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February 16, 2009
Mergers and start-ups, rookies and strokers—what to look for in this season's leaner, meaner, not necessarily greener racing landscape
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February 16, 2009

Taking Stock

Mergers and start-ups, rookies and strokers—what to look for in this season's leaner, meaner, not necessarily greener racing landscape

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CUP RACING's super teams—Hendrick Motorsports, Joe Gibbs Racing, Richard Childress Racing and Roush Fenway Racing—combined to fill all 12 berths in the 2008 Chase, and they return at full strength despite the economic downturn. (RCR even added a fourth car.) But a steep drop in sponsorship dollars forced several smaller outfits into dramatic realignment. Most notable were the mergers of Chip Ganassi Racing with Dale Earnhardt Inc. and Gillett Evernham Motorsports with Petty Enterprises. Those four teams accounted for only two wins last year, both by Gillett Evernham's Kasey Kahne.

Amazingly, Richard Petty probably considers himself lucky. Though he'll have no say in the day-to-day operation of the new team (and son Kyle loses his regular Cup ride), the King's name will stay in the game as the combined operation becomes Richard Petty Motorsports. Ray Evernham, on the other hand, is effectively out. The man who won three Cup titles as a crew chief with Jeff Gordon says that he is retired and maintains only a "consulting" role with the team he had owned since 2000.

Other big names in reduced roles this season include Robert Yates, who merged with Hall of Fame Racing, and the venerable Wood Brothers, who plan to run only a 12-race schedule with 53-year-old former series champ Bill Elliott at the wheel.


THERE'S NO questioning the potential of one new operation. Stewart-Haas Racing will run two cars in 2009—one driven by team co-owner and two-time Cup champ Tony Stewart, the other by '08 Daytona 500 winner Ryan Newman. Stewart's new crew chief is Darien Grubb, who won three races in the same capacity at Hendrick, including the '06 Daytona 500. Newman's is Tony Gibson, the car chief for Jeff Gordon from 1998 through 2002. But more than any other team, this one might be hurt by NASCAR's ban on off-season testing.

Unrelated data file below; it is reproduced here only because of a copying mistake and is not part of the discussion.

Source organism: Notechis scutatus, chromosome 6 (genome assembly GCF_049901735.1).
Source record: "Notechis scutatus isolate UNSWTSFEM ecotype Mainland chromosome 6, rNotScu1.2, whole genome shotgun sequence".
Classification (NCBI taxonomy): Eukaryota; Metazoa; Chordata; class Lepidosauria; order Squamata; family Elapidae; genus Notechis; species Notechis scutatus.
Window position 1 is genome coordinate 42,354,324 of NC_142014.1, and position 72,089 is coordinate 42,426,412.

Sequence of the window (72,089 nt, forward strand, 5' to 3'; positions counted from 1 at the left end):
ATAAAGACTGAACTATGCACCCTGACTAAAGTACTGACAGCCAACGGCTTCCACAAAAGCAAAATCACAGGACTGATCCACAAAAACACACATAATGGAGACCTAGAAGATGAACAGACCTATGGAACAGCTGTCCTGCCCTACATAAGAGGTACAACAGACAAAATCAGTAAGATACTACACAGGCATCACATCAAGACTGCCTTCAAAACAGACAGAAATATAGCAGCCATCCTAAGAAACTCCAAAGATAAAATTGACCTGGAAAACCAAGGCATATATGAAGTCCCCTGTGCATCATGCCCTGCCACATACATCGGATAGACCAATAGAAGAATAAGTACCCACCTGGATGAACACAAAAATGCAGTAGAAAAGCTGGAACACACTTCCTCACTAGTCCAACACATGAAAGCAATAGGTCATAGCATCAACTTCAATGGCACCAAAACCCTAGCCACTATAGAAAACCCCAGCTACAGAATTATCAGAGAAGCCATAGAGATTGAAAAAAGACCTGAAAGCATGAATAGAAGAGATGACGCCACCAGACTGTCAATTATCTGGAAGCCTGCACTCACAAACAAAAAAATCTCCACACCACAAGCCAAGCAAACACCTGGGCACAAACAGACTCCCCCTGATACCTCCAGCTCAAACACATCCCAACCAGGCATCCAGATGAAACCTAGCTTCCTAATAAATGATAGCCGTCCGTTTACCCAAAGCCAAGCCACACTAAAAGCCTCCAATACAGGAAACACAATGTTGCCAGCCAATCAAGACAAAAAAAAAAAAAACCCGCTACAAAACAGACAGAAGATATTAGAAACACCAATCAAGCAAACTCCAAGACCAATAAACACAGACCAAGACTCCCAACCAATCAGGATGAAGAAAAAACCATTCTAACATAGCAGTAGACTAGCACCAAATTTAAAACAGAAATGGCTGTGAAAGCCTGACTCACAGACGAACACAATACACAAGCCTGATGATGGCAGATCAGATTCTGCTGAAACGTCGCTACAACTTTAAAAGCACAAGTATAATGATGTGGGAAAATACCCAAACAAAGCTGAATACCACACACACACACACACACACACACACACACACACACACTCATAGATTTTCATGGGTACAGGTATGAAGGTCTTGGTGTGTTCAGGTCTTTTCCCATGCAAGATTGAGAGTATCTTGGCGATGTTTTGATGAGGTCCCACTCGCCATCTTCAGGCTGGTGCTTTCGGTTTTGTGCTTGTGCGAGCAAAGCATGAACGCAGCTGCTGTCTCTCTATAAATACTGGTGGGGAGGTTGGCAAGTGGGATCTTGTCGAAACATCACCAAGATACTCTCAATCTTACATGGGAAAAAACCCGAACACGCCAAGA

Stewart and Newman head to Daytona in cars they will have tested just once. Both drivers insist that performance isn't likely to be compromised by a lack of seat time, pointing to the amount of work they've been doing in the shop and with simulators, but others are skeptical. "They have to say that," says Roush Fenway driver Jamie McMurray. "What else are you going to say when you're not going to the track?"

One reason for confidence at Stewart-Haas is the team's open relationship with the powerful chassis and engine programs at Hendrick Motorsports. Any struggles for the new team this year aren't likely to be the result of inferior equipment. Newman, for one, has already noticed a significant difference. He left Penske after nine years in part because he wasn't satisfied with the team's engines. But after only one test with Stewart-Haas, Newman says he's going to have more horsepower in '09.


AT NASCAR's annual media conference in Charlotte last month, chairman Brian France revealed that 15 new team owners had certified chassis with NASCAR's research and development shop during the off-season, the first step for anyone looking to enter a car in a Cup race in 2009. The news suggests that, with openings expected in the 43-car fields of some races as a result of the poor economy, some unattached racers see an opportunity to cash in. Count former Cup regulars Jeremy Mayfield and Joe Nemechek, as well as former Daytona 500--winning crew chief Tommy Baldwin among them. It's a situation reminiscent of NASCAR's early days, when independent one-car teams were crucial to the growth of racing.

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